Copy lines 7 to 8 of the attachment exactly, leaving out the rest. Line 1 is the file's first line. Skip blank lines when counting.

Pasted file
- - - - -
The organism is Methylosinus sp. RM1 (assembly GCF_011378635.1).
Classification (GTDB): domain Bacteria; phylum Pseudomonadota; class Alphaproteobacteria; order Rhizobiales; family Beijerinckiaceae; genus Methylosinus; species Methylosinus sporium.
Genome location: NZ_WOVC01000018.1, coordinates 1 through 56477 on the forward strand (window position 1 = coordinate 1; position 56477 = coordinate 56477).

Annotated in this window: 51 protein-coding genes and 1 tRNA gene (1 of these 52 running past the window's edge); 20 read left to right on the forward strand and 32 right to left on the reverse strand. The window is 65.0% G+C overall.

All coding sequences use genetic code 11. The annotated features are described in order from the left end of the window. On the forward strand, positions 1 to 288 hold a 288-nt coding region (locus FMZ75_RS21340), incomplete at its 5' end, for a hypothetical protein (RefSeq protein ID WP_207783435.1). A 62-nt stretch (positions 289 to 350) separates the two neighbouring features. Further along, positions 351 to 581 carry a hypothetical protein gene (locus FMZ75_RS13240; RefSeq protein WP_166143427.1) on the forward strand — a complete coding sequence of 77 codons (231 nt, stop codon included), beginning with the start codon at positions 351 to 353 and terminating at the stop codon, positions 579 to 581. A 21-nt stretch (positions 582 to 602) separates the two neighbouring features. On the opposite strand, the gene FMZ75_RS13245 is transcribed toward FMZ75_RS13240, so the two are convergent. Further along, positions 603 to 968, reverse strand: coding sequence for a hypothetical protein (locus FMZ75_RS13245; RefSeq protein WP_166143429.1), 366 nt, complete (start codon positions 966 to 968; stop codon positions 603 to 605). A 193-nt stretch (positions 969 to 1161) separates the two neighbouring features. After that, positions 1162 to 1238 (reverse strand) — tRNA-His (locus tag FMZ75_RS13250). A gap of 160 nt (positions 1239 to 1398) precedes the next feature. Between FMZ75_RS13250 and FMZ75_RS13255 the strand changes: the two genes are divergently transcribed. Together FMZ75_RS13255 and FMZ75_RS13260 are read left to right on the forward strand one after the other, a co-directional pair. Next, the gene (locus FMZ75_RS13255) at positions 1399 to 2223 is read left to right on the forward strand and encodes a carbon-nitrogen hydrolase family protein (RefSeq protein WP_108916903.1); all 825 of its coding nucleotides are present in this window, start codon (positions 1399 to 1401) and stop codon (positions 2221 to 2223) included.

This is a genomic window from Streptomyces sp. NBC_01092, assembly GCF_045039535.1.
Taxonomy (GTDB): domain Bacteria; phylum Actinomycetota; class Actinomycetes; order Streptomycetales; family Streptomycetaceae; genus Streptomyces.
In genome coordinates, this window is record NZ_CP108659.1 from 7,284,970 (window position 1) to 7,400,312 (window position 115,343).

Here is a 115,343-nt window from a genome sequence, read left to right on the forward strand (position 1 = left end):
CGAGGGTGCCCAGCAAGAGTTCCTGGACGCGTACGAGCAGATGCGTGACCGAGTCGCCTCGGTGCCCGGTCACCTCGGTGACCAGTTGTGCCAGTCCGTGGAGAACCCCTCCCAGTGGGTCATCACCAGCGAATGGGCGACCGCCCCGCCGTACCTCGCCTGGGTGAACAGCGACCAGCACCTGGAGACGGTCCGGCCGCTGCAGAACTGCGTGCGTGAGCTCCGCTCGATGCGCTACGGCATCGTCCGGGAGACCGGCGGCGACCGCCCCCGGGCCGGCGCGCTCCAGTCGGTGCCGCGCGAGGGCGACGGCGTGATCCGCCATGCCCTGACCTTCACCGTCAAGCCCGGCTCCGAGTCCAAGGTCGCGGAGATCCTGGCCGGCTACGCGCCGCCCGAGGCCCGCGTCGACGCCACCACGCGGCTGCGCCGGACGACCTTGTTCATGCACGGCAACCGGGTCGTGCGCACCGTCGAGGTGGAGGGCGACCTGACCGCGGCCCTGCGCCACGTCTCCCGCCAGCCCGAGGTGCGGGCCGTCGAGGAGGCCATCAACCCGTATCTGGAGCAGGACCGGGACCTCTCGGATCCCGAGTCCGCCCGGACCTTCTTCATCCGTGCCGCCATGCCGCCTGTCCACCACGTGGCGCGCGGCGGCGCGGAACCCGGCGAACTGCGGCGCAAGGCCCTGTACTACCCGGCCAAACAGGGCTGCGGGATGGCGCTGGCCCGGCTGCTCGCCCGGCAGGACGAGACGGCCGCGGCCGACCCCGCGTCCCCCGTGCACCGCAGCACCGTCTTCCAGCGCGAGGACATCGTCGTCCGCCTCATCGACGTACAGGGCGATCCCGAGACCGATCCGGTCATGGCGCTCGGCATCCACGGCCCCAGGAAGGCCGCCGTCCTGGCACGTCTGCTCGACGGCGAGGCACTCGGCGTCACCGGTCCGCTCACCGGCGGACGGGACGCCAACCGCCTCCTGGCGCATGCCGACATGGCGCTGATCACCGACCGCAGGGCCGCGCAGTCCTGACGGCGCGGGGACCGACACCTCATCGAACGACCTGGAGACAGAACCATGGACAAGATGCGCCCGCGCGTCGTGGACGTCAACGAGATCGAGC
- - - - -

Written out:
Taxonomy (GTDB): domain Bacteria; phylum Actinomycetota; class Actinomycetes; order Streptomycetales; family Streptomycetaceae; genus Streptomyces.
In genome coordinates, this window is record NZ_CP108659.1 from 7,284,970 (window position 1) to 7,400,312 (window position 115,343).